SPECIFIC ATTACHMENT (from around 7 months)

– The majority of babies start to display anxiety towards strangers and to become anxious when separated from one particular adult.

– At this point the baby is said to have formed a specific attachment.

– This adult is termed the primary attachment figure and is not necessarily the person the child spends the most time with but the one who offers the most interaction and responds to the baby’s signals with the most skill.



– Shortly after babies start to show attachment behaviour towards one adult they usually extend this attachment behaviour to multiple attachments with other adults with whom they regularly spend time.

– These relationships are called secondary attachments.

– In Schaffer and Emerson’s study, 29% of the children had secondary attachments within a month of forming a primary specific attachment.

– By the age of about one year the majority of infants had developed multiple attachments.



Cultural Variations

– There are important differences between cultures in terms of the way people relate to each other.

– In individualistic cultures (UK, USA ect) each person in the society is primarily concerned with their own needs or the needs of their immediate family group.

– In contrast, collectivist cultures are more focused on the needs of the group rather than individuals, with people sharing many things, such as possessions and childcare.

–  We should we would expect multiple attachments to be more common in collectivist societies.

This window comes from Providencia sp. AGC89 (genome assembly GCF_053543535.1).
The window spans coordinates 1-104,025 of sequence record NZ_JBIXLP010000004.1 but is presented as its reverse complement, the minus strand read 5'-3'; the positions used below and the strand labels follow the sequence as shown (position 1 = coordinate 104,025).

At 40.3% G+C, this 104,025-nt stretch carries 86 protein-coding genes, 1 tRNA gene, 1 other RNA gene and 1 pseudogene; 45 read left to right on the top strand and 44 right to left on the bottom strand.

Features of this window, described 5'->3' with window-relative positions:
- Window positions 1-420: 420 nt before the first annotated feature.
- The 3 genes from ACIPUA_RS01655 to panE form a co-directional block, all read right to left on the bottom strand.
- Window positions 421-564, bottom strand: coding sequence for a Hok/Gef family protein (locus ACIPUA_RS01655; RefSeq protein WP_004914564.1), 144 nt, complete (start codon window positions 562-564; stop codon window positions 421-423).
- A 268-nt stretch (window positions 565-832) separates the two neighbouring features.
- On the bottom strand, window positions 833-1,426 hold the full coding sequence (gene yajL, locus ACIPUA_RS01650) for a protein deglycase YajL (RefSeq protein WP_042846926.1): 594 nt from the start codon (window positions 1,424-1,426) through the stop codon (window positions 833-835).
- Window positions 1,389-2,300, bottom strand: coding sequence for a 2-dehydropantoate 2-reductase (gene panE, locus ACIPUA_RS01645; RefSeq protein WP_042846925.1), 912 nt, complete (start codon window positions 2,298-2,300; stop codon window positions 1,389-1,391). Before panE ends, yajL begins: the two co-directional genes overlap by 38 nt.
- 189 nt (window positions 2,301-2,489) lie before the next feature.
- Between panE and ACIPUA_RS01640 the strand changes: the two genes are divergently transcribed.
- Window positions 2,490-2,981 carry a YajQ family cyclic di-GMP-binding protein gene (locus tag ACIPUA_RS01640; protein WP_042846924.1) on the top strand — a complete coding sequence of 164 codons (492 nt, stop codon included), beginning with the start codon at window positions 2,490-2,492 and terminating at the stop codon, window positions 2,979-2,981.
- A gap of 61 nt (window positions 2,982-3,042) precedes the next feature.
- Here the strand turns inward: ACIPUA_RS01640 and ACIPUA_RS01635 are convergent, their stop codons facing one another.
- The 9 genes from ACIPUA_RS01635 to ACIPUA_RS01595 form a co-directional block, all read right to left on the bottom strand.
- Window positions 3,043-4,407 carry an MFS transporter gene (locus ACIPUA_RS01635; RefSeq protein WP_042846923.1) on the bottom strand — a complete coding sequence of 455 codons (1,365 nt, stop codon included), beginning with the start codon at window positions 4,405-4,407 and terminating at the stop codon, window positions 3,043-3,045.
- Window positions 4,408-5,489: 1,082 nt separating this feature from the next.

– Additionally compared to attachment in infants raising communal environment with infants raise in family-based sleeping arrangements.

– In a Kibbutz children spend their time in a community children’s home, this includes night-time.

– Closeness of attachment with mothers was almost twice as common in family based arrangement when in the communal environment.

– This suggests that the stage model applies to only individualistic cultures

– Therefore this the stages of attachment cannot be applied to other cultures as it’s not generalisable

Conflicting evidence on multiple attachments

– Some research seems to indicate that most if not all babies form attachments to a single main carer before they become capable of developing multiple attachments (Bowlby 1969).

– Other psychologists, in particular ones who work in those cultural contexts where multiple carers are the norm, believe babies form multiple attachments from the beginning

– Such cultures are called collectivist, because families work together jointly in everything – such as producing food and child rearing. 

Biased Research

– The sample was biased in a number of ways.

– First, it was only conducted on a working class population and thus the findings may apply to that social group and not others.

– Second, the sample was from the 1960s.

– Parental care of children has changed considerably since that time.

– More women go out to work so many children are cared for outside the home, or father stay at home and become the main carer.

– Research shows that the number of Dad’s who choose to stay at home and care for their children and families has quadrupled in the past 25 years.

– If a similar study to that of Shaffer and Emerson’s was conducted today, the findings would be different.

– Therefore this study lacks temporal validity.